Denim Day to be celebrated at Fort Meade
April 19, 2012
- Fort Meade, Md.
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- Sexual Assault Awareness Month
- Army.mil: Americas News
- Safe Place: Denim Day
- Army lauds slight increase in sexual assault reporting
- Department of Defense Annual Report on Sexual Assault
- Panetta, Dempsey announce initiatives to stop sexual assault
- Army investing more money, training into SHARP
- U.S. Army Sexual Assault Prevention and Response Program
- STAND-TO!: National Sexual Assault Awareness Month
FORT GEORGE G. MEADE, Md. (April 19, 2012) -- As part of the installation's observance of Sexual Assault Awareness Month, Fort Meade will celebrate Denim Day on April 25.
Denim Day is an annual campaign to help raise awareness about sexual assault and rape.
Fort Meade organizations are encouraged to join the observance and allow service members and civilians to wear denim.
The movement began after an 18-year-old woman was raped by her 45-year-old driving instructor in Italy in 1998.
The driving instructor was convicted of rape and sentenced. The ruling, however, was overturned by the Italian Supreme Court because the pants worn by the woman were too tight.
It determined that she must have helped her attacker remove her jeans, making the act consensual and not rape.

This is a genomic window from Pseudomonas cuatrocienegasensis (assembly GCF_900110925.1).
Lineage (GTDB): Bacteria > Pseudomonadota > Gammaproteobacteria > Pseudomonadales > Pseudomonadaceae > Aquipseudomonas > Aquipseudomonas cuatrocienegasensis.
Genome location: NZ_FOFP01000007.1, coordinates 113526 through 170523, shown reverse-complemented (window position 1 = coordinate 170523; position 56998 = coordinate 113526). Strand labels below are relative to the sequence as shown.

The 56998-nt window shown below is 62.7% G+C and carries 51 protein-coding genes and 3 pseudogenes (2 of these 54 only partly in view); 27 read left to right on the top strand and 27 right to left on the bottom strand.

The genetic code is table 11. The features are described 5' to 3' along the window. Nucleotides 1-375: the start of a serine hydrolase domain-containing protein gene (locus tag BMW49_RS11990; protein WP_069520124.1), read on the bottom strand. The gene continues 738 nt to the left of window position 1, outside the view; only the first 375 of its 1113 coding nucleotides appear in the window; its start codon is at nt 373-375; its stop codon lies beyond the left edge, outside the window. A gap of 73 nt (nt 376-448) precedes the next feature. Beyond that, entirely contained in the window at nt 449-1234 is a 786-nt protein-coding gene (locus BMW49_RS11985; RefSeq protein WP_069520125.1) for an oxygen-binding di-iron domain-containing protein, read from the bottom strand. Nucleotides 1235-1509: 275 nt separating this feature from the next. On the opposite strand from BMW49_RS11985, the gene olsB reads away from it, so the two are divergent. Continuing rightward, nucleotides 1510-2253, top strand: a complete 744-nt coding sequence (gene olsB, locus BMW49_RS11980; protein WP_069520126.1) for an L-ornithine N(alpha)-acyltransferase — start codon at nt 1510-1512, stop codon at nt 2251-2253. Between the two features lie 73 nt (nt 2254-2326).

The Italian Supreme Court chief judge stated in the decision that "because the victim wore very, very tight jeans, she had to help him remove them, and by removing the jeans it was no longer rape but consensual sex," according to Peace Over Violence, an organizer of Denim Day.
"It just shows the mentality that some people still have internationally about this issue," said Sgt. 1st Class Thomas Pardue, Fort Meade's Sexual Harassment/Assault Response and Prevention program manager.
This ruling sparked international protest. The day after the decision, women in the Italian legislature protested by wearing jeans and holding placards that read: "Jeans: An Alibi for Rape."
Wearing jeans has become an international symbol of protest against destructive attitudes about sexual assault.
In 1999, California celebrated the first Denim Day in the United States. Since then, at least 20 states officially recognize Denim Day on April 25.